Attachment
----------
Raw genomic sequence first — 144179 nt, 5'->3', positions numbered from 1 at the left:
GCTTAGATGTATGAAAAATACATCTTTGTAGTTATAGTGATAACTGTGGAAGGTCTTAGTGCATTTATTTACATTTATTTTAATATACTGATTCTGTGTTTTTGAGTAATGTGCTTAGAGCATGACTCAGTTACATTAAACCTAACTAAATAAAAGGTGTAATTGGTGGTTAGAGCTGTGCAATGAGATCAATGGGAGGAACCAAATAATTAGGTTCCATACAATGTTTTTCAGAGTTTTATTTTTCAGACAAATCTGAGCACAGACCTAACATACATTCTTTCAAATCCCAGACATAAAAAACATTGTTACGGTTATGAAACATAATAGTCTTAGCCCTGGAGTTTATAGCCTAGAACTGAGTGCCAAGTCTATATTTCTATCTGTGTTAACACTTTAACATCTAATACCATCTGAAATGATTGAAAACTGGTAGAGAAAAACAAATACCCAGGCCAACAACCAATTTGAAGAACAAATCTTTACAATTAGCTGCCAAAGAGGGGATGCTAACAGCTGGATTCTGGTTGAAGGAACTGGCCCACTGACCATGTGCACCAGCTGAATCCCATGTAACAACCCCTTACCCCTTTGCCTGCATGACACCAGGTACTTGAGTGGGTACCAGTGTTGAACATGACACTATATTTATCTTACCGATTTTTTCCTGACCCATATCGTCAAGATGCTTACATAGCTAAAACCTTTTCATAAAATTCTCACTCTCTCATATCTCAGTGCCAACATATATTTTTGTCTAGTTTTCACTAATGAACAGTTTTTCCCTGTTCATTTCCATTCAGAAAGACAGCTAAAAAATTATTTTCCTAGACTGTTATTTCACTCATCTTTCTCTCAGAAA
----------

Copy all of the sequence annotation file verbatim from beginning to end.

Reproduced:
Raw genomic sequence first — 144179 nt, 5'->3', positions numbered from 1 at the left:
GCTTAGATGTATGAAAAATACATCTTTGTAGTTATAGTGATAACTGTGGAAGGTCTTAGTGCATTTATTTACATTTATTTTAATATACTGATTCTGTGTTTTTGAGTAATGTGCTTAGAGCATGACTCAGTTACATTAAACCTAACTAAATAAAAGGTGTAATTGGTGGTTAGAGCTGTGCAATGAGATCAATGGGAGGAACCAAATAATTAGGTTCCATACAATGTTTTTCAGAGTTTTATTTTTCAGACAAATCTGAGCACAGACCTAACATACATTCTTTCAAATCCCAGACATAAAAAACATTGTTACGGTTATGAAACATAATAGTCTTAGCCCTGGAGTTTATAGCCTAGAACTGAGTGCCAAGTCTATATTTCTATCTGTGTTAACACTTTAACATCTAATACCATCTGAAATGATTGAAAACTGGTAGAGAAAAACAAATACCCAGGCCAACAACCAATTTGAAGAACAAATCTTTACAATTAGCTGCCAAAGAGGGGATGCTAACAGCTGGATTCTGGTTGAAGGAACTGGCCCACTGACCATGTGCACCAGCTGAATCCCATGTAACAACCCCTTACCCCTTTGCCTGCATGACACCAGGTACTTGAGTGGGTACCAGTGTTGAACATGACACTATATTTATCTTACCGATTTTTTCCTGACCCATATCGTCAAGATGCTTACATAGCTAAAACCTTTTCATAAAATTCTCACTCTCTCATATCTCAGTGCCAACATATATTTTTGTCTAGTTTTCACTAATGAACAGTTTTTCCCTGTTCATTTCCATTCAGAAAGACAGCTAAAAAATTATTTTCCTAGACTGTTATTTCACTCATCTTTCTCTCAGAAA